Recent studies confirm that, even in 2021, about 20% of people who own a computer have never backed up personal or business data stored on the computer and external hard drives which are prone to corruption and accidental deletion or loss due to hardware failure or ransomware virus attack. Is it possible that one in five people run this risk with the security of their information?
The answer, unfortunately, is yes, even if the picture is slowly improving over the years. In any case, this lack of awareness can lead to the irreversible loss of data. For this reason, in this post we will try to understand the differences between incremental backup and differential backup, as well as the pros and cons of both of these methods for data protection.
Iperius Backup is one of the best software for incremental and differential backup of files and folders on NAS, external hard disks, FTPS and SFTP servers and in the Cloud (Amazon S3, Google Drive, OneDrive, etc …). In addition to this, Iperius can perform incremental and differential backups (CBT or RCT) also of VMware ESXi (including ESXi Free) and Hyper-V virtual machines.
What is an incremental backup?
An incremental backup is a data storage method in which only what has been changed since the last backup is copied. An incremental backup can be performed either after a full backup or after an incremental backup. Only data that has changed since the previous backup, be it full or incremental, will be added to the new backup.
What are the pros and cons of using incremental backup software?
One of the biggest benefits of creating an incremental backup to protect your data is that since only data that has changed since the last full or incremental backup is backed up, there are fewer files to back up than a full backup or differential, so the time to complete the backup is less than any other method. Furthermore, since there is less data to backup and it takes less time, also the possibility of errors occurring during the process, such as damage to the hardware or connection problems that lead to data loss, is less, therefore making an incremental backup is the safest method.
In addition to this, another great advantage of incremental backup is the possibility of having a “history” of all changes to certain files. In fact, if we backup on a daily basis, and there are files that are changed every day, we will find them in each copy of the backup, thus having all the versions of each day of the week.
If you want to do a complete restore, you will need to restore both the last full backup and the subsequent incremental ones, to have a set of data consistent with all the changes made to all files during the backup period. We can obviously perform a restore of the complete backup and of a specific incremental, to have the situation at that date. Having to restore all incremental backups sequentially to make sure you have all the data that was actually backed up can be considered a disadvantage in terms of the time it takes to recover the backup.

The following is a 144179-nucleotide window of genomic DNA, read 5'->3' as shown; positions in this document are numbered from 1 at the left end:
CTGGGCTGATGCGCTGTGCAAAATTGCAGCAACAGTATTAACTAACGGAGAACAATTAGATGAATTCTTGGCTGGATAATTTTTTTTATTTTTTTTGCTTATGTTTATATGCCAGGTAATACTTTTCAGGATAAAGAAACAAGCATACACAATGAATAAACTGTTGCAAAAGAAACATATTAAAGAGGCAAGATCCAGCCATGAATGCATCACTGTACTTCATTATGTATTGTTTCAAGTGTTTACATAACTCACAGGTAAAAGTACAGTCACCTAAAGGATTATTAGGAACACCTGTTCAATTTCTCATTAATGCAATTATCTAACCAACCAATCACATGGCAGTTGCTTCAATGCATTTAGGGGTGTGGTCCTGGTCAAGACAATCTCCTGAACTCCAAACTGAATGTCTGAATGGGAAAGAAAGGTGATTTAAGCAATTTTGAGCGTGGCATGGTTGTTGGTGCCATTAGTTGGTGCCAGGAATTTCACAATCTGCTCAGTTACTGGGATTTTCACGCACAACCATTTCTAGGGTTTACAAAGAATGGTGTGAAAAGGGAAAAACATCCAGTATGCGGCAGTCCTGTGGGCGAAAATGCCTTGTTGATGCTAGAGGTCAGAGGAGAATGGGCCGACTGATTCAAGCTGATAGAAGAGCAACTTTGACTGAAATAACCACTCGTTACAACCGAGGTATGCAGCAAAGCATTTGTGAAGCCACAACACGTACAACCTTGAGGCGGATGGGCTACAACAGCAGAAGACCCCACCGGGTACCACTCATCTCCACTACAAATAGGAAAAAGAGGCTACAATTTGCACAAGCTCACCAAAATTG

What is a differential backup?
A differential backup is similar to an incremental backup but it differs by saving all of the data changed since the last full backup only. Unlike incremental backups, which will save any changes done from previous full or incremental backup, differential backups will only ‘look at’ the last full backup to check what has been changed since then and save all of these changes.
What are the pros and cons of using differential backup software?
The main advantages and disadvantages of backing up data through differential backup software are almost exactly opposite to those of backing up data through incremental backup software. The ‘pro’ of this form of backup is that when it comes time to restore the data the process is faster and easier – and therefore the likelihood of errors occurring is lower – than with incremental backup as only the latest full backup and the latest differential backup must be used to fully restore the data.
The disadvantage of this form of backup does not only concern the redundant versions of the data created, but, when these are overwritten or deleted, the size of the last differential backup increases and this can cause the generation of a file that is too large and slow in the restore process.
What backup software should I choose?
Of course, the choice between using incremental or differential backups in addition to full backups depends on a number of factors, including the amount of storage space available for backups, the time available to perform the backup and the level of protection of the backups.
Ultimately, both of these methods of securing information have their pros and cons (as mentioned earlier), and we can recommend both of them for saving data. Many software that allow the creation of incremental and differential backups offer the possibility of doing both, such as the Iperius backup software (https://www.iperiusbackup.net/en/backup-types-with-iperius-full-incremental-differential/), therefore choosing one of the two methods or both for the protection of your personal data or company data takes a back seat when in any case the backup is performed in a simple, safe and fast way.
Iperius can back up to many destinations and even virtual machines:
- Incremental and differential backup to NAS, external hard disk, network
- Incremental and differential backup to FTPS, SFTP and Cloud:
- Amazon S3
- Google Drive
- Azure Storage
- Aruba Cloud
- Backblaze S3
- Any S3 compatible storage
- Incremental and differential backup of VMware ESXi, ESXi Free and Hyper-V